SOL #3 A Note, A Change

This note found it’s way into my hands from a student in the other Third Grade.

There have been struggles.
There have been mean girl fights.
There has been, “I don’t want to do that.”
There has been sassing back.
There has been lack of support at home.
There has been, “But she said this…!”
There has been sticking out tongues and evil glares.
There has been lying and manipulating.
There has been, “You’re not my friend.”

Now it’s, “Tell her how you feel.”
Now it’s, “I’m glad you’re here today!”
Now it’s sharing hugs in the hallway.
Now it’s, “Hello there! How was your day?!”
Now it’s following teacher directions.
Now it’s apologizing when wrong.
Now it’s kind, genuine words.
Now it’s, “I forgive you, Miss Kriegl.”
Now it’s playing games with others.
Now it’s letting someone else have another turn.


And now it’s this note.
These feelings.
Her happiness.


Student writing is power too.


15 thoughts on “SOL #3 A Note, A Change

  1. Lisa V

    Isn’t this exactly what we live for… evidence that our work of “building community” (and creating writers, too!) is working! I love all the hearts on the note — that is a LOT of LOVE!


    1. Thank you so much for saying that, Lisa! She’s come a long way, I’m just lucky enough to interact with her during bus time. She’s had some pretty rough years, but is clearly changing. ❤


  2. I notice our posts come out close together — and just under the wire. A co-procrastinator, perhaps time zone exacerbated?

    I already started my day 4 post because I’m not sure I can make it through the month posting at 11:58 pm EST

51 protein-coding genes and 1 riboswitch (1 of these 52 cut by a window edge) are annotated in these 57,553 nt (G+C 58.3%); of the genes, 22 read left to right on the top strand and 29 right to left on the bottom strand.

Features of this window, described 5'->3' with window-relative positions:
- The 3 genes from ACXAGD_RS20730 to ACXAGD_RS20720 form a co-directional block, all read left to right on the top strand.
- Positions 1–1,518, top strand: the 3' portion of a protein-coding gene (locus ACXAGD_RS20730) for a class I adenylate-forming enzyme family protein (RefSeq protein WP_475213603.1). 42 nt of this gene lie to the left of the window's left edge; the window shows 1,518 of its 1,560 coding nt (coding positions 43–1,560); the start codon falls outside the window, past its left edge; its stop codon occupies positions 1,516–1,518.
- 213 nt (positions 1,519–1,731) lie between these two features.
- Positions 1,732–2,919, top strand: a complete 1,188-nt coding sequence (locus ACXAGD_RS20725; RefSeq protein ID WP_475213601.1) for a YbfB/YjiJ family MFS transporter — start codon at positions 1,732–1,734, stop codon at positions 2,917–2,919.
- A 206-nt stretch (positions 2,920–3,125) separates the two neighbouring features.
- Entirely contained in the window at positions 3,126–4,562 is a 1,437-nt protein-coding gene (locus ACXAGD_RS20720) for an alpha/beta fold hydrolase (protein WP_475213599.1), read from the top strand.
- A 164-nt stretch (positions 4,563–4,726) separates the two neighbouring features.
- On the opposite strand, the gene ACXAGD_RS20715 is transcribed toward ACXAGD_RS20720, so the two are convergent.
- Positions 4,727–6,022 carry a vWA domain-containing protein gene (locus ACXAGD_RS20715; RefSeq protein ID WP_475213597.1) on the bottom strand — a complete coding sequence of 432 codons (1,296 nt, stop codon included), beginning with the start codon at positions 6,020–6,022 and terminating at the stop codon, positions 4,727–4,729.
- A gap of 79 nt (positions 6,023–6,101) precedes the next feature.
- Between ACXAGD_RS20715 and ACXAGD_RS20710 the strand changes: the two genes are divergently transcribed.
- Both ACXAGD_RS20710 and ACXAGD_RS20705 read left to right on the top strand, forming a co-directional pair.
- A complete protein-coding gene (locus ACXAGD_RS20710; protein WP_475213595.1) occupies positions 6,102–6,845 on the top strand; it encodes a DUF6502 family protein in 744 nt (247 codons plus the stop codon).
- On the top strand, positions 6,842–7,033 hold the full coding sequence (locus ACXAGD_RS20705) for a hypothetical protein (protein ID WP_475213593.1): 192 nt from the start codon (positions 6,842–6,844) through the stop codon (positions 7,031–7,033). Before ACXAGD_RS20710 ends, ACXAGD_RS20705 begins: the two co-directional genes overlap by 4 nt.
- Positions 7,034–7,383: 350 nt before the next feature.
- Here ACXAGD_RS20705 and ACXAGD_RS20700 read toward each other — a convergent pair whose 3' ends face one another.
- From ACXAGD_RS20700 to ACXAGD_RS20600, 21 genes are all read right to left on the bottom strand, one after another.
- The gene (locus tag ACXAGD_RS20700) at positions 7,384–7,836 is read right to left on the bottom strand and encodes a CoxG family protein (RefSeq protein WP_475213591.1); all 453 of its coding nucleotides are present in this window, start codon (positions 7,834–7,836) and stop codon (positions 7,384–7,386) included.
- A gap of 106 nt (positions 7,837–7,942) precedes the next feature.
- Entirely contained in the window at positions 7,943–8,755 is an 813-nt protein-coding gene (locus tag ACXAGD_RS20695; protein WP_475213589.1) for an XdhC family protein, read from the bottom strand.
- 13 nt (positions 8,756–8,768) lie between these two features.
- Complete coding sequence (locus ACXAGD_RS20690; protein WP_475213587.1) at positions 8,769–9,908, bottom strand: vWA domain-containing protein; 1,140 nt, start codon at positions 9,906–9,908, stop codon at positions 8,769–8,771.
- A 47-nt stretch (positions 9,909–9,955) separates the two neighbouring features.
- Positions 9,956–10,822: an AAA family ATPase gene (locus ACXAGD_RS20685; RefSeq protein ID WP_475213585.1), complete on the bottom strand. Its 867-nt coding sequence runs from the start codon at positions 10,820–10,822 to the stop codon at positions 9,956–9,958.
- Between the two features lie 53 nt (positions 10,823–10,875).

Liked by 1 person

    1. Haha! Yes! I’m in Illinois, central time! So, you are correct in assuming time-zone exacerbated. I’m a late person normally and when I’ve tried posting early, I just have nothing yet to say.
      I like to reflect on my day and wait for my small writing moment to unfold. 🙂

      Liked by 1 person

      1. at least you are not in Central — 10 pm is just about right for a late writing person (which I have always been even when not procrastinating) to write for a few hours.

        With age though, I do need to bump that time up or learn how to write in my sleep — that would be hand but possibly less than coherent.


  3. I always love reading your writing 🙂 I know you’ve had a few struggles this year and those little notes make it all worth it. You have such a positive impact on all of the students you interact with daily, not just the ones in your classroom. You’re amazing!


  4. Lovely.

    Several years ago, we had an 8th grade girl who was…challenging. She made a lot of progress, and towards the end of the year, my co-worker and I nominated her for the 8th grade breakfast, which celebrates kids whom teachers want to recognize for things beyond academics. She told me that her family accused her of lying when she told them that, and were shocked when the official invitation came. She then added something along the lines of, “My family has always taught me to stand up for myself and not let anyone get away with disrespecting me. But I’ve been thinking about how you and Mrs. B. are, how you are patient with people and listen to them, and I’m trying to not just get mad all the time.”

    Your student’s note and your writing reminded me of this. I really believe–have to believe–that even if the environment they grow up in remains challenging and negative, someday when they’re a little older, they’ll be able to draw on those glimpses we showed them of other ways to be in the world.


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